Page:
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DOP63 The Toronto IBD global endoscopic reporting (TIGER) score is well correlated with fecal calprotectin and IBD Disk in Ulcerative Colitis patients

Zittan, E.(1,2);Steinhart, A.H.(3); Aran, H.(1);Milgrom, R.(3); Koifman, E.(1);Gralnek, I.M.(1); Zelber-Sagi, S.(2); Silverberg, M.S.(3)

(1)Emek Medical Center, Ellen and Pinchas Mamber Institute of Gastroenterology and Liver Diseases- IBD Unit, Afula, Israel;(2)University of Haifa, School of Public Health- Faculty of Social Welfare and Health Sciences, Haifa, Israel;(3)Mount Sinai Hospital- Zane Cohen Centre for Digestive Diseases- University of Toronto, Division of Gastroenterology- Department of Medicine, Toronto, Canada

Background

Commonly used endoscopic indices in IBD lack ability to provide overall disease burden and severity, generate low inter-observer agreement, and demonstrate incomplete validation of some scores. We developed a new endoscopic reporting tool, the Toronto IBD Global Endoscopic Reporting (TIGER) score for Crohn’s disease (CD) and ulcerative colitis (UC) patients. The aim of our study was to compare the usability and validity of the TIGER score against fecal calprotectin (FC), C-reactive protein (CRP) and IBD DISK score in UC patients.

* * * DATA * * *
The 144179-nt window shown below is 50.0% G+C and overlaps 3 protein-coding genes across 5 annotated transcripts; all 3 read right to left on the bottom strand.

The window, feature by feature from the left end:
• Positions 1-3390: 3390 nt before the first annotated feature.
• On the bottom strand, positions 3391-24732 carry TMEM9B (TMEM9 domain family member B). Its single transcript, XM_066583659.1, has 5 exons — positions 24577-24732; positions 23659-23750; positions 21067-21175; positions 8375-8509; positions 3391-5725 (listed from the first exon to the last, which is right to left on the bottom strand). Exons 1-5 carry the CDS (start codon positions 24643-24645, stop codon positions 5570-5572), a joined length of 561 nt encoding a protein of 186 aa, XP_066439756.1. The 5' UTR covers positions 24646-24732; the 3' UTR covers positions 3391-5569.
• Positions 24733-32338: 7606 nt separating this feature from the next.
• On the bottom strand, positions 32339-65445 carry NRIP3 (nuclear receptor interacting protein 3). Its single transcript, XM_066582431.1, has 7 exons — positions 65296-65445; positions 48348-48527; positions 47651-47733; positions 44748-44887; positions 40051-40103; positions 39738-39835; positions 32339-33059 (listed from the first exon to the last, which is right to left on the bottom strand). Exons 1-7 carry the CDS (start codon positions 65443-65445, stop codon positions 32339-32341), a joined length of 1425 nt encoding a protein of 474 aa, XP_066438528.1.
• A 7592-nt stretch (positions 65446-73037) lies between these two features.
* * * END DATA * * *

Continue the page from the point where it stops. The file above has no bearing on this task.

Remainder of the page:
Methods

A cohort of 53 UC patients participated in the study.  Blinded IBD experts reviewed and graded ileocolonoscopy videos. In the validation phase, the TIGER score was compared to (1) the Mayo endoscopic score serving as a reference standard and; (2) inflammatory biomarkers FC, CRP and; (3) IBD Disk.

Results

Inter-observer reliability of the TIGER score per segment between reviewers was excellent, Interclass Correlation Coefficient (ICC)=0.94; [95%CI: 0.92-0.96]. For categorized TIGER score, lowest overall agreement was 96.6% [95%CI: 93.5-98.6] and lowest kappa 0.91 [95%CI: 0.84-0.98], reflecting excellent agreement.  Overall agreement per segment between Mayo endoscopic score and TIGER was 84% [95%CI:74%-90%] and kappa coefficient 0.60 [95%CI: 0.42-0.808]. Per subject analysis for UC yielded overall agreement of 80% [95%CI: 64-91] and kappa coefficient 0.44 [95%CI: 0.14-0.75]. There was a significant correlation between TIGER and FC (rs = .794, p < .0001). There was a significant correlation between TIGER and IBD Disk (rs = .613, p < .0001). As expected, there was a lower correlation between TIGER score and CRP (rs = .309, p < .0850) in UC patients.

Conclusion

The TIGER endoscopic score demonstrates significant correlation with FC and IBD disk score in ulcerative colitis patients and thus can be used as a reliable and simple endoscopic score for UC patients to capture overall endoscopic disease burden.

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